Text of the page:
In May 2004, the Company adopted and its shareholders approved, the 2004 Equity Incentive Plan (the 2004 Plan) which replaced the 1995 Employee Stock Option Plan. The 2004 Plan provides for a broader variety of equity awards, and includes updated provisions relating to performance goals, among other things. Up to 1,564,000 shares of common stock have been reserved under the 2004 Plan. The purpose of the 2004 Plan is to attract, retain and motivate employees, officers and directors of the Company and its affiliates by providing them the opportunity to acquire a proprietary interest in the Company and to link their interest and efforts to the long-term interests of the Company shareholders. The 2004 Plan is administered by the Board of Directors or the Compensation Committee of the Companys Board of Directors. Each member of the committee is a non-employee director as defined for purposes of Section 16 of the Securities Exchange Act of 1934, and an outside director as defined for purposes of Section 162(m). The committee has the authority to administer the plan, including, among other things, the power to select individuals to whom awards are granted, to determine the types of awards and the number of shares subject to each award, to set the terms, conditions and provisions of such awards, to cancel or suspend awards and to establish procedures pursuant to which the payment of any such awards may be deferred. A total of 350,000 shares have been reserved under the 2004 Plan.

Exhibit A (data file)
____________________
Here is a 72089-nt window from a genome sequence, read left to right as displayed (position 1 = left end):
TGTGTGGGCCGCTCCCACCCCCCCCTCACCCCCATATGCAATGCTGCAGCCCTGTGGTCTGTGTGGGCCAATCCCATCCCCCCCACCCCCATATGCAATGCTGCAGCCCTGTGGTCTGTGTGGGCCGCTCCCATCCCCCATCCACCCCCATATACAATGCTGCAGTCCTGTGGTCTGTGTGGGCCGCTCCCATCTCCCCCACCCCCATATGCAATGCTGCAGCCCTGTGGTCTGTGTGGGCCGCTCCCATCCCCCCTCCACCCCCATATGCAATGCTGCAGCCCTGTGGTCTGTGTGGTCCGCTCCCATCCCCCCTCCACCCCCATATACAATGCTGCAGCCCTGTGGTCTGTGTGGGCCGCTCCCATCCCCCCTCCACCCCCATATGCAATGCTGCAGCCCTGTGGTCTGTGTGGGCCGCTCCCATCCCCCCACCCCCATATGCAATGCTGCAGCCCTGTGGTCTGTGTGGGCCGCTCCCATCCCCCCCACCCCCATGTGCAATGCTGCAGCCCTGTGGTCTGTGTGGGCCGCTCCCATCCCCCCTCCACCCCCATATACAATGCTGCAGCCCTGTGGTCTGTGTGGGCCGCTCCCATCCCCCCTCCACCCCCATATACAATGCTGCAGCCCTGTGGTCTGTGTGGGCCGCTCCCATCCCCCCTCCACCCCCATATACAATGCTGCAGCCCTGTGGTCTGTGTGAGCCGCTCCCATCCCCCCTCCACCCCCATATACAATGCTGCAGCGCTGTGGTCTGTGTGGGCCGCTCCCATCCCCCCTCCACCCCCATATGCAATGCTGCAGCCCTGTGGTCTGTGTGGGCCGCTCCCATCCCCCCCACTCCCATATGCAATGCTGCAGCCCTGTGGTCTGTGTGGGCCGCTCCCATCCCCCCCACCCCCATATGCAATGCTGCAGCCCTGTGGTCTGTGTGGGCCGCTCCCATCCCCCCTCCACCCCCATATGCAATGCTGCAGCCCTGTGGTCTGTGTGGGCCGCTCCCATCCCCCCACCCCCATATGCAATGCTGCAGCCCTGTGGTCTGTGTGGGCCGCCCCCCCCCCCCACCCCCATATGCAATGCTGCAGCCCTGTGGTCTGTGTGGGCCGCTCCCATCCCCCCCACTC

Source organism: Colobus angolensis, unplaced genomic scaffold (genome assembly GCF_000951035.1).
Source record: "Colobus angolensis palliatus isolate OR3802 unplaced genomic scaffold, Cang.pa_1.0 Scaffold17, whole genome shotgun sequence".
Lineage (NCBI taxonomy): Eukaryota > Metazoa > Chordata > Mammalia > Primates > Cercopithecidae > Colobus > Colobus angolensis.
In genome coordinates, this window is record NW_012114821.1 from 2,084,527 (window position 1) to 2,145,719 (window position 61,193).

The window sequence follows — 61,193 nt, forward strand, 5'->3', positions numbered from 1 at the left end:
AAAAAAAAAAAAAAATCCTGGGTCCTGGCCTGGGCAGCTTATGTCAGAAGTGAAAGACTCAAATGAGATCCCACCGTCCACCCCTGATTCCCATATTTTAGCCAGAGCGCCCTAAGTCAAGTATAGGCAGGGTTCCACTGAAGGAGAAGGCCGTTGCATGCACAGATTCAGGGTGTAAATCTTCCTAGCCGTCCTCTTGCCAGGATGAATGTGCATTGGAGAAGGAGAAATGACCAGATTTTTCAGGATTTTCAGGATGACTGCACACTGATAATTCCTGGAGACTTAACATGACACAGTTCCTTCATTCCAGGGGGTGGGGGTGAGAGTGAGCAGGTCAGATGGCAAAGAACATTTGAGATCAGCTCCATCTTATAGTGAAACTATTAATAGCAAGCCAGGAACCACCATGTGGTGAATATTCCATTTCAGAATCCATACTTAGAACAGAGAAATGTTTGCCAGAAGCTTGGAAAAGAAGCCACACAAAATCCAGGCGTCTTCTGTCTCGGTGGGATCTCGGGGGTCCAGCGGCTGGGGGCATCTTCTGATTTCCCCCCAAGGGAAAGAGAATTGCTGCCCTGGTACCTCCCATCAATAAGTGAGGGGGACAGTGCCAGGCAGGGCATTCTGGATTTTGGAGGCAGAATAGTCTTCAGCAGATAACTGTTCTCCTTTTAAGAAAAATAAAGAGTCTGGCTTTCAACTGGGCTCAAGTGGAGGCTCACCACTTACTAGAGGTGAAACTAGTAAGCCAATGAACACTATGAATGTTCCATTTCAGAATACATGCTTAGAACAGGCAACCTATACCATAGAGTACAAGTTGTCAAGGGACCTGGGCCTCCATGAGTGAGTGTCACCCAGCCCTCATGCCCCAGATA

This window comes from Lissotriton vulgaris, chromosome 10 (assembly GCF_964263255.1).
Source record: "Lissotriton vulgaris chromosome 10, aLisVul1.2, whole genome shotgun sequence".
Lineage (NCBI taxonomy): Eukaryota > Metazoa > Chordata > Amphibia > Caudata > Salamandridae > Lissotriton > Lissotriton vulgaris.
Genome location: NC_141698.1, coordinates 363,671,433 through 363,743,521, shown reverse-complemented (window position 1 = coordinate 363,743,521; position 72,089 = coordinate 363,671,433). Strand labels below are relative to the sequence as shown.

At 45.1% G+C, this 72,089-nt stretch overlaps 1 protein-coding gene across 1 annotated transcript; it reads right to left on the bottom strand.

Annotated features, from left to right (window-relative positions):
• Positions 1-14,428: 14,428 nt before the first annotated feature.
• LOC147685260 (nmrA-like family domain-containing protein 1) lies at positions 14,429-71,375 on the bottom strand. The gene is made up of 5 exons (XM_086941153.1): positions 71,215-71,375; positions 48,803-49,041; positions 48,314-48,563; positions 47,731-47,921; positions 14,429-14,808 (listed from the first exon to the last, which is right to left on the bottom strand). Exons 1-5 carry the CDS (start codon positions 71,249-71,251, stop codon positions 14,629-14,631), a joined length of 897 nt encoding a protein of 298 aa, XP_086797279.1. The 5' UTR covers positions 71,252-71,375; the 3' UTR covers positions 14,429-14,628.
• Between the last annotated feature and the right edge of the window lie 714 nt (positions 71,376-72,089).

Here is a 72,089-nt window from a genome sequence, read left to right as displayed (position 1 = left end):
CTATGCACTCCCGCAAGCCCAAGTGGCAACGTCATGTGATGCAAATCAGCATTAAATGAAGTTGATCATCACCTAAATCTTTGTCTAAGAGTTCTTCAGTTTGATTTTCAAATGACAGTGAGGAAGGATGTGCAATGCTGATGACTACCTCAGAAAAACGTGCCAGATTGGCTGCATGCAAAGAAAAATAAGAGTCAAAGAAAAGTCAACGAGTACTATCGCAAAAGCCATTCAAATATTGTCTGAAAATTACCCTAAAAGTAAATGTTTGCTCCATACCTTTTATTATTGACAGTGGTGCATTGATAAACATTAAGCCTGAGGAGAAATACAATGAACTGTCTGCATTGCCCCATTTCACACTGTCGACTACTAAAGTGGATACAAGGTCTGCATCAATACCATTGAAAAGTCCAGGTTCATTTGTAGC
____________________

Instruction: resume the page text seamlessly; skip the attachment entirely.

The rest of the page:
The Companys Non-Employee Director Stock Option Plan (the Director Plan) provides for the granting of stock options covering 5,000 shares of common stock to be made automatically on the date of each annual meeting of stockholders to each non-employee director of the Company, so long as shares of common stock remain available under the Director Plan. A total of 250,000 shares have been reserved under the Director Plan. As of December 31, 2004, 135,000 options were available for future grants. Each outstanding option granted under this plan has a term of 10 years from the date of grant and vests immediately.
Information with respect to the Plans follows:
Information about options outstanding at December 31, 2004 follows:
The Company had options exercisable of 554,000, with a weighted-average exercise price of $2.69 and options exercisable of 401,000, with a weighted-average exercise price of $3.00 as of December 31, 2003 and 2002, respectively.